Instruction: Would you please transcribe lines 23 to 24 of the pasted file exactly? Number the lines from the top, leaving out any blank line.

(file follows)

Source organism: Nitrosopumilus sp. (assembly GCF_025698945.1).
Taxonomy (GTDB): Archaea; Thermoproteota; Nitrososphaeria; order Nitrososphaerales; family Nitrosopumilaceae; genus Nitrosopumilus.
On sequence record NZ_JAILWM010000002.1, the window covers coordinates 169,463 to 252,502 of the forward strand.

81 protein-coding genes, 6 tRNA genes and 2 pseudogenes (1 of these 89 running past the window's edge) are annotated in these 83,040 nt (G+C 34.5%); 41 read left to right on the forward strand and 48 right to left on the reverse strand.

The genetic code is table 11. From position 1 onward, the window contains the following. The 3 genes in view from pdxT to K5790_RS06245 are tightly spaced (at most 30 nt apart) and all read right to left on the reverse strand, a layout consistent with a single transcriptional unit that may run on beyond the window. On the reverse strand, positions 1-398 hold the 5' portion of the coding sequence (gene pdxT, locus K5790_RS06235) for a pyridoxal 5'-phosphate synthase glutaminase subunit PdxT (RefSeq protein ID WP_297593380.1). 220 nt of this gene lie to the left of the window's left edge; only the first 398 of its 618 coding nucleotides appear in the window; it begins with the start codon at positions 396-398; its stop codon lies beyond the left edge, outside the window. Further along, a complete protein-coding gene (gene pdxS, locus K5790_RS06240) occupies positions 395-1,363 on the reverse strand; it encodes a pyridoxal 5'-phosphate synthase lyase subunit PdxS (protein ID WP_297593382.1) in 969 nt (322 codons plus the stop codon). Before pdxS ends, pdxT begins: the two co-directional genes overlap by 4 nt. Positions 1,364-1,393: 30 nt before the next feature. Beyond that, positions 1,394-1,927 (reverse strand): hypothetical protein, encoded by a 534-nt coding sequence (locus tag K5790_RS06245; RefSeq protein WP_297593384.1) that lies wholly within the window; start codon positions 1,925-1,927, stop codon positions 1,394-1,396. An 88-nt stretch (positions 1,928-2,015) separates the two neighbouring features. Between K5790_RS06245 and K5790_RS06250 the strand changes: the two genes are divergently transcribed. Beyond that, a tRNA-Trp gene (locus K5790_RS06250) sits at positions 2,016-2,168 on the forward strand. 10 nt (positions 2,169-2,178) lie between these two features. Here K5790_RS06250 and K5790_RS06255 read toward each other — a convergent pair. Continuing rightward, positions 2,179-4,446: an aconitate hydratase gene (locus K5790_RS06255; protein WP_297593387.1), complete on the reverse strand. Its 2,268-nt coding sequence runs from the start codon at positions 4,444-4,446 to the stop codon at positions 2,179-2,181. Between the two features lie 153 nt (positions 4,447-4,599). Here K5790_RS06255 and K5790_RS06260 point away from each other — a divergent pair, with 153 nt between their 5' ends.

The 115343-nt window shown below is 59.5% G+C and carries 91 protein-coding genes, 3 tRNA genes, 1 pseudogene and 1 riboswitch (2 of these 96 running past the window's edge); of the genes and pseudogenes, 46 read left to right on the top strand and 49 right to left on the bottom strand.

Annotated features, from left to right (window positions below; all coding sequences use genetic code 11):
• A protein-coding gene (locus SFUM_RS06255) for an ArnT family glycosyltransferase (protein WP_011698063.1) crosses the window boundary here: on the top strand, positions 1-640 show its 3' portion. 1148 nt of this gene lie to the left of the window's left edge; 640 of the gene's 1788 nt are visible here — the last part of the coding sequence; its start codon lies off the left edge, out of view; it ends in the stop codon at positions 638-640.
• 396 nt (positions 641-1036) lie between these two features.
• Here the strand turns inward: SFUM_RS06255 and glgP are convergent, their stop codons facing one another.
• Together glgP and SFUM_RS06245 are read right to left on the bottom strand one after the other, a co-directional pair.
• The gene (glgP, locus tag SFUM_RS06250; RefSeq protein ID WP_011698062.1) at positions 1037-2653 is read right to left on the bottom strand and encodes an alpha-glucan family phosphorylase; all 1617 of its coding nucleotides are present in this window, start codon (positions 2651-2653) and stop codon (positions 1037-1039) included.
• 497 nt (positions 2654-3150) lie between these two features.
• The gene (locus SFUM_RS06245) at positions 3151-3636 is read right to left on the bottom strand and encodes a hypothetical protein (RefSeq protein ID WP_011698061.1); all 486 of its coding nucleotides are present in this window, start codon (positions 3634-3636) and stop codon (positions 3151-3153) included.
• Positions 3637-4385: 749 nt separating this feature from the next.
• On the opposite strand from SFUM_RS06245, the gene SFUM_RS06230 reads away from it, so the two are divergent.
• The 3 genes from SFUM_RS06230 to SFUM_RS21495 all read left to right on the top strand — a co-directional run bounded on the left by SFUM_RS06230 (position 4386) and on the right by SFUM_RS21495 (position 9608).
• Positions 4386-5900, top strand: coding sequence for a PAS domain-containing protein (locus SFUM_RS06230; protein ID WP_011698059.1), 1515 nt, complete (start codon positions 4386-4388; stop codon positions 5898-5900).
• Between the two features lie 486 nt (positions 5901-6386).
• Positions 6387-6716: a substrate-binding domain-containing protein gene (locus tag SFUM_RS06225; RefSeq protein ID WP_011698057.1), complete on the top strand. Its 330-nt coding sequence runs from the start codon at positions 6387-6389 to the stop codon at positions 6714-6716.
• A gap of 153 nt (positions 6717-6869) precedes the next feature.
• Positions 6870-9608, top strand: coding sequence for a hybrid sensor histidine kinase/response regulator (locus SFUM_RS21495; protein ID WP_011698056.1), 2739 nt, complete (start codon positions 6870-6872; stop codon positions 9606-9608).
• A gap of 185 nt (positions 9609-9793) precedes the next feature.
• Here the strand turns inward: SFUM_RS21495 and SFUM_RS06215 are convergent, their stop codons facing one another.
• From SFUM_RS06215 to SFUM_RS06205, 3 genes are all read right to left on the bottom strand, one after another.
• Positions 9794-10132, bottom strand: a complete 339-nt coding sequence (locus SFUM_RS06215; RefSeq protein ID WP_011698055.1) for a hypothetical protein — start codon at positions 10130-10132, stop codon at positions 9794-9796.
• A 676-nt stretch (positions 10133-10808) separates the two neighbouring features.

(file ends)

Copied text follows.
• A gap of 185 nt (positions 9609-9793) precedes the next feature.
• Here the strand turns inward: SFUM_RS21495 and SFUM_RS06215 are convergent, their stop codons facing one another.